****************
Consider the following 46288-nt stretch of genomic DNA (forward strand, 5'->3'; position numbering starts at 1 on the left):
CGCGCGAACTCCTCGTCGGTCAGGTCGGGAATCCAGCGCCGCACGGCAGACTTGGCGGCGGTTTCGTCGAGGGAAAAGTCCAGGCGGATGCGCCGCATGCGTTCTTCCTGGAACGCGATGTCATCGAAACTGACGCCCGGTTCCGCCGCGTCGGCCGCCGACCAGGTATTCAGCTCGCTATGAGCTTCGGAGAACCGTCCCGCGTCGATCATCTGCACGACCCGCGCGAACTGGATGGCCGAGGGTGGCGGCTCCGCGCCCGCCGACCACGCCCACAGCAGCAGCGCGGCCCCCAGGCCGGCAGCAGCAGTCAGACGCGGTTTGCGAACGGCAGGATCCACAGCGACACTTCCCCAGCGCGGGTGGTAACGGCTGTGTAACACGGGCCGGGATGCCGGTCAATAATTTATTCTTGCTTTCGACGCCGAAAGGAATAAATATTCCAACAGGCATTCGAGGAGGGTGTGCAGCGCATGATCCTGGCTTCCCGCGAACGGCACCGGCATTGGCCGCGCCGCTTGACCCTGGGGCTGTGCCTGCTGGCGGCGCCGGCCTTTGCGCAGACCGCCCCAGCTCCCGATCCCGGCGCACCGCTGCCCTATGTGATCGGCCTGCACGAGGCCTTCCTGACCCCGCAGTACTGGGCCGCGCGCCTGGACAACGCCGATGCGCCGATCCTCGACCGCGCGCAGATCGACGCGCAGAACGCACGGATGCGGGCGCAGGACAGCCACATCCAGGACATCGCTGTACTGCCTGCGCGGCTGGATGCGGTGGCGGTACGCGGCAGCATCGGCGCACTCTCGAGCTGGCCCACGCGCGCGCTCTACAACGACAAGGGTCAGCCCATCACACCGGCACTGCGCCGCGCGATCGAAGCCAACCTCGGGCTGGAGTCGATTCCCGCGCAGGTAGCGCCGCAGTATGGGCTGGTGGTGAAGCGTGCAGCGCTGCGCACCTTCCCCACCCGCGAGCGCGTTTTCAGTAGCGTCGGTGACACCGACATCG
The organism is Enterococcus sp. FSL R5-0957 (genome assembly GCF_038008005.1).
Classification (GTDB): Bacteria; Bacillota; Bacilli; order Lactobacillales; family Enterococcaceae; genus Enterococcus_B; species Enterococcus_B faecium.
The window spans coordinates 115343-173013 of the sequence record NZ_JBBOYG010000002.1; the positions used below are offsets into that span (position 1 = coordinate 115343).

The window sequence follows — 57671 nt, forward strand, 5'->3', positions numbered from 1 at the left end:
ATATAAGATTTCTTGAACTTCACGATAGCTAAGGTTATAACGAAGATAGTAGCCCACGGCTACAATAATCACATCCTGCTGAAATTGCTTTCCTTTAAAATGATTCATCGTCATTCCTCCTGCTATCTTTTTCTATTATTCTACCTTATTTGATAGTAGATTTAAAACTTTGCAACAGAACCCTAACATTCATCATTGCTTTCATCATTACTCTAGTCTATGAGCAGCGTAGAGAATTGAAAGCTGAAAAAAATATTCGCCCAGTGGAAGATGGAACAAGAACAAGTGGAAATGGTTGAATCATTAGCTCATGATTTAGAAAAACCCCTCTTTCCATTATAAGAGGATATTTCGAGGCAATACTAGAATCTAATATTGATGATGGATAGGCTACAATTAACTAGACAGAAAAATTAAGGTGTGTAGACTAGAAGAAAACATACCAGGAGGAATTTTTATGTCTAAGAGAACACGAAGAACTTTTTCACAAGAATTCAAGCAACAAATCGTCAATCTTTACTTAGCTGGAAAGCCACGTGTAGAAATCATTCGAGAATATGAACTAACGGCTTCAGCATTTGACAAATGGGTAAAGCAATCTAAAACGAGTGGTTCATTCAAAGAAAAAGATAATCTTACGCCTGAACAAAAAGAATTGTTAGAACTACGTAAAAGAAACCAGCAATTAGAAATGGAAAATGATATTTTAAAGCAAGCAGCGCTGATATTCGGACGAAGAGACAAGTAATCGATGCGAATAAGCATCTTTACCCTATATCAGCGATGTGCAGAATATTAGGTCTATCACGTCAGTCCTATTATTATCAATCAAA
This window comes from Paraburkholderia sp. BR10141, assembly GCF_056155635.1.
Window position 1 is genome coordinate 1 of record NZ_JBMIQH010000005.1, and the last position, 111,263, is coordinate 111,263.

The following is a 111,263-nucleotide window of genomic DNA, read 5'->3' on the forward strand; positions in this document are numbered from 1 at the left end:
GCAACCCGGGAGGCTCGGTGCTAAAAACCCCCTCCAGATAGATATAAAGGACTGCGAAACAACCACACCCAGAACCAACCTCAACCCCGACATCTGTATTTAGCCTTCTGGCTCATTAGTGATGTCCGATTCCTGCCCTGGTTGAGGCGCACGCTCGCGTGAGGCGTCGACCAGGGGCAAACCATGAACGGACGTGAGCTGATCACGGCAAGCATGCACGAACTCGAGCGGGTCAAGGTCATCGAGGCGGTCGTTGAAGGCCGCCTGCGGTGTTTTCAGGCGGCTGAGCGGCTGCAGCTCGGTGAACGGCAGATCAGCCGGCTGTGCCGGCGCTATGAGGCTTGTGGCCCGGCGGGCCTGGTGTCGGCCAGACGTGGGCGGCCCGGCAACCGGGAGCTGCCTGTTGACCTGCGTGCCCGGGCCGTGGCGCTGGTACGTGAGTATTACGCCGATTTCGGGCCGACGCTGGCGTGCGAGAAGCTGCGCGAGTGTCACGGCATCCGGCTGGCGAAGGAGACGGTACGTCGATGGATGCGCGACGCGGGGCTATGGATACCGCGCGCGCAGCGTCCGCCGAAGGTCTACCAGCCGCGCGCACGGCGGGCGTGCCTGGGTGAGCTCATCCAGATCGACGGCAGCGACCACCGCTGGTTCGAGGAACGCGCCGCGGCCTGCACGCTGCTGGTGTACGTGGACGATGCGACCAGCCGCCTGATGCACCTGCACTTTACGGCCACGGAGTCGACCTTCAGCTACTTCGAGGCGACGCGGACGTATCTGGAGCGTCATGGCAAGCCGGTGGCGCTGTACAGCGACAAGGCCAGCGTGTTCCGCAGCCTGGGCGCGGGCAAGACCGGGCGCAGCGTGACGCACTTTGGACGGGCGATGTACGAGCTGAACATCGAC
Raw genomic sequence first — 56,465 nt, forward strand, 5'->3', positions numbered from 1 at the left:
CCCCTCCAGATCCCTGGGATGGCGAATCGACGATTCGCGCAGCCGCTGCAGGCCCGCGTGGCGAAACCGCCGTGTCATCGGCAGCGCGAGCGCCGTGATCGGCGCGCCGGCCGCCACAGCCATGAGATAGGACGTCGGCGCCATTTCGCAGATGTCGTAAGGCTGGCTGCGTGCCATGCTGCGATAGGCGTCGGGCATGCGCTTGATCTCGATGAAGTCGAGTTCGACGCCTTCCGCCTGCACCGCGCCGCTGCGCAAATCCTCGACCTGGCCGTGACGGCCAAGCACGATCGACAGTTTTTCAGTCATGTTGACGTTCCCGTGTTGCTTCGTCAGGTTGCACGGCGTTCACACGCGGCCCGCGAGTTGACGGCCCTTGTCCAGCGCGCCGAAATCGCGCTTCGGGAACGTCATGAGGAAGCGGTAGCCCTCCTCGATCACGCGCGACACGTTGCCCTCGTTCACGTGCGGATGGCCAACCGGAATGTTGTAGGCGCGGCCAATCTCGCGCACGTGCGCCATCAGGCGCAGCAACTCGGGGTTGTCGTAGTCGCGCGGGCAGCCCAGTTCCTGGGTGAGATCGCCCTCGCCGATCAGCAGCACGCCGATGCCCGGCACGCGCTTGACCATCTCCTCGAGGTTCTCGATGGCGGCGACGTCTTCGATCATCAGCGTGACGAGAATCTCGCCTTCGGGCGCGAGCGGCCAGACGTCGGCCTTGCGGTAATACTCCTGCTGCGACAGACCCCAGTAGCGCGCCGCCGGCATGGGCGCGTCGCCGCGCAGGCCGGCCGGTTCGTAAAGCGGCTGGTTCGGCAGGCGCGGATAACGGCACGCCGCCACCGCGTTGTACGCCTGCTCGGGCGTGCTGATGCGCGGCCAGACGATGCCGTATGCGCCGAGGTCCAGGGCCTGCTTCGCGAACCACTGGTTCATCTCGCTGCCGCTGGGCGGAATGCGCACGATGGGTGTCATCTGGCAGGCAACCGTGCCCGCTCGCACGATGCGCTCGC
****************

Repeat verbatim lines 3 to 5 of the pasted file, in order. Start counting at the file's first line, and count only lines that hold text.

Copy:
The organism is Enterococcus sp. FSL R5-0957 (genome assembly GCF_038008005.1).
Classification (GTDB): Bacteria; Bacillota; Bacilli; order Lactobacillales; family Enterococcaceae; genus Enterococcus_B; species Enterococcus_B faecium.
The window spans coordinates 115343-173013 of the sequence record NZ_JBBOYG010000002.1; the positions used below are offsets into that span (position 1 = coordinate 115343).